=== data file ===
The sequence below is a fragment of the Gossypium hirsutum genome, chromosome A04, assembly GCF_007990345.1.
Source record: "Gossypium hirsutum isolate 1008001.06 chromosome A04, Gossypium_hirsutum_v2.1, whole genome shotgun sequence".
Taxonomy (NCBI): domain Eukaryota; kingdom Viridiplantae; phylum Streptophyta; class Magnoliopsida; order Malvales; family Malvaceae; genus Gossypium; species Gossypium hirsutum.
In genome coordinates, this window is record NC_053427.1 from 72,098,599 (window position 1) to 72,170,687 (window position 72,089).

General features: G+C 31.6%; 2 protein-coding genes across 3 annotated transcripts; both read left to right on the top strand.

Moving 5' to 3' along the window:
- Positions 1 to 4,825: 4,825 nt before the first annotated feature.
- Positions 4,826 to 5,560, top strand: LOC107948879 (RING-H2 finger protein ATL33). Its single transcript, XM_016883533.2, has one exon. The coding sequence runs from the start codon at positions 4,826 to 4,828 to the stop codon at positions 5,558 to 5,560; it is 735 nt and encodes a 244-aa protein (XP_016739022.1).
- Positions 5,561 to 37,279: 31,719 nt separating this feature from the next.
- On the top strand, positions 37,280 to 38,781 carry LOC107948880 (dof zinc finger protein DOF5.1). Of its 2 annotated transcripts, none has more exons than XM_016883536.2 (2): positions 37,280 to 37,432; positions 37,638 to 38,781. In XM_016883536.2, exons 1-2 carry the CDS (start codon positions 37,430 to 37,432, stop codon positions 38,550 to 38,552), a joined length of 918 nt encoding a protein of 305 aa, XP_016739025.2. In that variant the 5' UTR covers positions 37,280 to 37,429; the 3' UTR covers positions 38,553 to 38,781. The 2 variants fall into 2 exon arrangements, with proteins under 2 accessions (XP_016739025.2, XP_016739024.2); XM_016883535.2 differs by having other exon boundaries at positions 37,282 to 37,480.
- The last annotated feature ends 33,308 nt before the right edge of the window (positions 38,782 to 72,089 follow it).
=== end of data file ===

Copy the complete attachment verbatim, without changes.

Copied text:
The sequence below is a fragment of the Gossypium hirsutum genome, chromosome A04, assembly GCF_007990345.1.
Source record: "Gossypium hirsutum isolate 1008001.06 chromosome A04, Gossypium_hirsutum_v2.1, whole genome shotgun sequence".
Taxonomy (NCBI): domain Eukaryota; kingdom Viridiplantae; phylum Streptophyta; class Magnoliopsida; order Malvales; family Malvaceae; genus Gossypium; species Gossypium hirsutum.
In genome coordinates, this window is record NC_053427.1 from 72,098,599 (window position 1) to 72,170,687 (window position 72,089).

General features: G+C 31.6%; 2 protein-coding genes across 3 annotated transcripts; both read left to right on the top strand.

Moving 5' to 3' along the window:
- Positions 1 to 4,825: 4,825 nt before the first annotated feature.
- Positions 4,826 to 5,560, top strand: LOC107948879 (RING-H2 finger protein ATL33). Its single transcript, XM_016883533.2, has one exon. The coding sequence runs from the start codon at positions 4,826 to 4,828 to the stop codon at positions 5,558 to 5,560; it is 735 nt and encodes a 244-aa protein (XP_016739022.1).
- Positions 5,561 to 37,279: 31,719 nt separating this feature from the next.
- On the top strand, positions 37,280 to 38,781 carry LOC107948880 (dof zinc finger protein DOF5.1). Of its 2 annotated transcripts, none has more exons than XM_016883536.2 (2): positions 37,280 to 37,432; positions 37,638 to 38,781. In XM_016883536.2, exons 1-2 carry the CDS (start codon positions 37,430 to 37,432, stop codon positions 38,550 to 38,552), a joined length of 918 nt encoding a protein of 305 aa, XP_016739025.2. In that variant the 5' UTR covers positions 37,280 to 37,429; the 3' UTR covers positions 38,553 to 38,781. The 2 variants fall into 2 exon arrangements, with proteins under 2 accessions (XP_016739025.2, XP_016739024.2); XM_016883535.2 differs by having other exon boundaries at positions 37,282 to 37,480.
- The last annotated feature ends 33,308 nt before the right edge of the window (positions 38,782 to 72,089 follow it).